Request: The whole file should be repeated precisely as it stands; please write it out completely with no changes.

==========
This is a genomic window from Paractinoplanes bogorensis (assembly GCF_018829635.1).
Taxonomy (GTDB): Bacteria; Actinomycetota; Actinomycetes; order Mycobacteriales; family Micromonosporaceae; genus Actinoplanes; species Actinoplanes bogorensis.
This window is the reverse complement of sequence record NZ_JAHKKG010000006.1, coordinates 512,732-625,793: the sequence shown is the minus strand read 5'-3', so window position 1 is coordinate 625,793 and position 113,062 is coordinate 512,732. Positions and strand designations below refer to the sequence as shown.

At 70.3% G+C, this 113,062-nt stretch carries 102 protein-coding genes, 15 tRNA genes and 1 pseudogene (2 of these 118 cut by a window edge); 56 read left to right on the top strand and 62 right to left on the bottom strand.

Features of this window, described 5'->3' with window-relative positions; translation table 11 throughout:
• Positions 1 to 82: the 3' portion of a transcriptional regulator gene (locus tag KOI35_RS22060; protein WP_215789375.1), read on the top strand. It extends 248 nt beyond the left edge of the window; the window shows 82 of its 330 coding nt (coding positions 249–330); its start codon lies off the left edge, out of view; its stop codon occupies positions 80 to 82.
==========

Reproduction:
This is a genomic window from Paractinoplanes bogorensis (assembly GCF_018829635.1).
Taxonomy (GTDB): Bacteria; Actinomycetota; Actinomycetes; order Mycobacteriales; family Micromonosporaceae; genus Actinoplanes; species Actinoplanes bogorensis.
This window is the reverse complement of sequence record NZ_JAHKKG010000006.1, coordinates 512,732-625,793: the sequence shown is the minus strand read 5'-3', so window position 1 is coordinate 625,793 and position 113,062 is coordinate 512,732. Positions and strand designations below refer to the sequence as shown.

At 70.3% G+C, this 113,062-nt stretch carries 102 protein-coding genes, 15 tRNA genes and 1 pseudogene (2 of these 118 cut by a window edge); 56 read left to right on the top strand and 62 right to left on the bottom strand.

Features of this window, described 5'->3' with window-relative positions; translation table 11 throughout:
• Positions 1 to 82: the 3' portion of a transcriptional regulator gene (locus tag KOI35_RS22060; protein WP_215789375.1), read on the top strand. It extends 248 nt beyond the left edge of the window; the window shows 82 of its 330 coding nt (coding positions 249–330); its start codon lies off the left edge, out of view; its stop codon occupies positions 80 to 82.